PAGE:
Distinguishing features of temporary organisations

Lundin and Soderholm (1995) illustrates the project as a temporary organization and assert the time conception as one of the four distinguishing features of temporary organizations from permanent organizations (task, team and transition are other three distinguishing features). Cleland and King in 1983 (cited in Cooke-Davies, T. J. 2001) adopted a similar approach by the following project definition: “A complex effort to achieve a specific objective within a schedule and budget target, which typically cuts across organisational lines, is unique, and is usually not repetitive within the organisation”. Moreover, recent definitions expanded the project definition to include the product and /or service as the project outcomes. For example Duncan (1996) defines project as “A temporary endeavour undertaken to create a unique product or service. Temporary means that the project has a definite ending point and unique means that the product or service differs in some distinguishing way from all similar products or services”. However, as expectations from projects increase, the definitions for project evolved to reflect this. Thus, Turner and Müller (2003) incorporate the idea of beneficial change that product of the project is expected to deliver, to the project definition. Thus, they define a project as a temporary organisation that aims to create a unique service or product that brings added value or delivers beneficial change (Turner and Muller, 2003). Eventhough, there are various project definitions that have been accumulated for almost 50 years, the review of literature revealed that ‘defined start and end’, ‘a common objective’ and ‘complex set of activities’ are the three most common features that are shared by every project and thus present in almost every project definition.

2.2 Project Success:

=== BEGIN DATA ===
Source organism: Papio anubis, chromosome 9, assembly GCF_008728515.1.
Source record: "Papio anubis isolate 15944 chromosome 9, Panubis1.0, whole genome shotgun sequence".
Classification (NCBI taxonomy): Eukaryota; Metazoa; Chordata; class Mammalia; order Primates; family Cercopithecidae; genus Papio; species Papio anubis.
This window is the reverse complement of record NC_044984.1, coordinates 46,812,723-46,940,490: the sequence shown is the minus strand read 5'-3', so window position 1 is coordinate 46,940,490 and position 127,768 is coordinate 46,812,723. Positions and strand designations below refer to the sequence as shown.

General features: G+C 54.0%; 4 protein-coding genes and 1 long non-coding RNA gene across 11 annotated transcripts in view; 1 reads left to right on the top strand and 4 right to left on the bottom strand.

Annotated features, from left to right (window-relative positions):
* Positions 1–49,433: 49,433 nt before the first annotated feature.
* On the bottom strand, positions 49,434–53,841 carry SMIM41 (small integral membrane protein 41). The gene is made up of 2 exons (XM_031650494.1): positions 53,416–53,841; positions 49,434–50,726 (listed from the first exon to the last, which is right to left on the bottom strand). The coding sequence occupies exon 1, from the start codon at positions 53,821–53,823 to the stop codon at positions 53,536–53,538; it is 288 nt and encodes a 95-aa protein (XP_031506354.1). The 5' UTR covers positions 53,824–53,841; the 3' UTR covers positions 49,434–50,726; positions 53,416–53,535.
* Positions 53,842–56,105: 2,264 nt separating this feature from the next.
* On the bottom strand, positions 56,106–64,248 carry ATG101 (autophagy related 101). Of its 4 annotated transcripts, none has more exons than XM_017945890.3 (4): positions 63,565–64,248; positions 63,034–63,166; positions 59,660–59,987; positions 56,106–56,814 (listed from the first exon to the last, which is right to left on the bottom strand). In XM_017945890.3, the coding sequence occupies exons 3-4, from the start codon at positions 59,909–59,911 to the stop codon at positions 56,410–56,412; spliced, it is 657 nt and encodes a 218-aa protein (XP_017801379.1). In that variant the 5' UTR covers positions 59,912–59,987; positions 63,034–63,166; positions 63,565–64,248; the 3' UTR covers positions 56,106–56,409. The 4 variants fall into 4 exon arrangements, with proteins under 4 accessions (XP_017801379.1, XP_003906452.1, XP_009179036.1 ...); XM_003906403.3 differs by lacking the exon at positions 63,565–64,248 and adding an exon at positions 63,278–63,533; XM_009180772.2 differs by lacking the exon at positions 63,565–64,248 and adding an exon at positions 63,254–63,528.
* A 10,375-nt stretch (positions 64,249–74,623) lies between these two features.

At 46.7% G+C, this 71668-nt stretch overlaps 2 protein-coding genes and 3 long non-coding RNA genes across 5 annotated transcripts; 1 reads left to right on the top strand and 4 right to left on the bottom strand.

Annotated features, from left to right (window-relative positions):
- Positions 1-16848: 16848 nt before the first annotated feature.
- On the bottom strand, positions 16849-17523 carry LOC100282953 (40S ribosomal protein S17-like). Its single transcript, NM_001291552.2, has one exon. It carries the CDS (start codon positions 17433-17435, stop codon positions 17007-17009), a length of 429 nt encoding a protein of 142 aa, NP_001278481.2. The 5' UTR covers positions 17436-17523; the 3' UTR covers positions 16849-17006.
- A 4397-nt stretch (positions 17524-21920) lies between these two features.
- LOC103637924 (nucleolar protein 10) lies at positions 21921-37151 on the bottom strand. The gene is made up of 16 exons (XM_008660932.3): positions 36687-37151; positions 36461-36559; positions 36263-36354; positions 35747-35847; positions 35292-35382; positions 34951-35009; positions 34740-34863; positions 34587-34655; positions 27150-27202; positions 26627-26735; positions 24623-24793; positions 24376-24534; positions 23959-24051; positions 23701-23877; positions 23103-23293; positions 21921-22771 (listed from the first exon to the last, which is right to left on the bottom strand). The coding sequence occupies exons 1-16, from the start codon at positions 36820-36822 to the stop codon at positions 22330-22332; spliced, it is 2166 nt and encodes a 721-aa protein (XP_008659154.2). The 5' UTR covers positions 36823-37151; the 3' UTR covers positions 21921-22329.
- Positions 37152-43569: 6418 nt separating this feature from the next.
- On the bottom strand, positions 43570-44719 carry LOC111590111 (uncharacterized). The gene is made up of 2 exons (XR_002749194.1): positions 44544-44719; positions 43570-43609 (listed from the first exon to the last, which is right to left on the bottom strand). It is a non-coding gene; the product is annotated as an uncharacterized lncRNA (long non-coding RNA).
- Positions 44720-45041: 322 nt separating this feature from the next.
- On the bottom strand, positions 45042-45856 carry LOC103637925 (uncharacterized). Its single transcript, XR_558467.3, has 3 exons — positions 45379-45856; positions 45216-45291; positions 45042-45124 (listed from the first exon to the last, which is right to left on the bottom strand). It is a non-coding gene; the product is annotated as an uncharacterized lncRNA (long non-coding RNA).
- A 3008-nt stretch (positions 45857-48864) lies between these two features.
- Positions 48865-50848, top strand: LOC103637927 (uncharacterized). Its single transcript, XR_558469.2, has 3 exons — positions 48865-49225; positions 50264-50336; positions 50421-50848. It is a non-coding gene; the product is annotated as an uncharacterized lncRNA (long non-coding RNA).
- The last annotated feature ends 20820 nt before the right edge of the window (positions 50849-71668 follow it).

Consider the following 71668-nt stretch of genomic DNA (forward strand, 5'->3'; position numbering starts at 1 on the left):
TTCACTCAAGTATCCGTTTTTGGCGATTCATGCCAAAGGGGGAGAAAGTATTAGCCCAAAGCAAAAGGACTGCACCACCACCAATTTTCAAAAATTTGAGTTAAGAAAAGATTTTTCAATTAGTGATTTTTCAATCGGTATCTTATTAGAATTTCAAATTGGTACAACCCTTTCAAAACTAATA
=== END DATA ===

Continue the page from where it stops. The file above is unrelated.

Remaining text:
Although project success is a core project management concept, a review of the project management literature reveals that there is no standardized definition of a ‘project success’ in the project management literature (Baccarini, 1999). The success of a project is perceived differently by different success assessors (Shenhar et al., 2001). Therefore, as Prabhakar (2008, p. 3) noted ‘the only agreement seems to be the disagreement on what constitutes project success’. According to Pinto & Slevin (1988) based on their study conducted with over 650 project managers, the ‘project success’ is not only meeting cost, schedule, and performance requirements rather it requires satisfaction of more complex specifications, such as client satisfaction. Baker, Murphy and Fisher (1983, 1988 as cited in Prabhakar, 2008 and Cooke-Davies, 2001) discuss that client satisfaction has been achieved together with the end result has a vital influence on the perceived success or failure of projects (Prabhakar, 2008). In a similar fashion, Baker, Murphy and Fisher (1983, 1988 as cited in Prabhakar, 2008, p.4) states that “In the long run, what really matters is whether the parties associated with, and affected by, a project are satisfied. Good schedule and cost performance means very little in the face of a poor performing end product”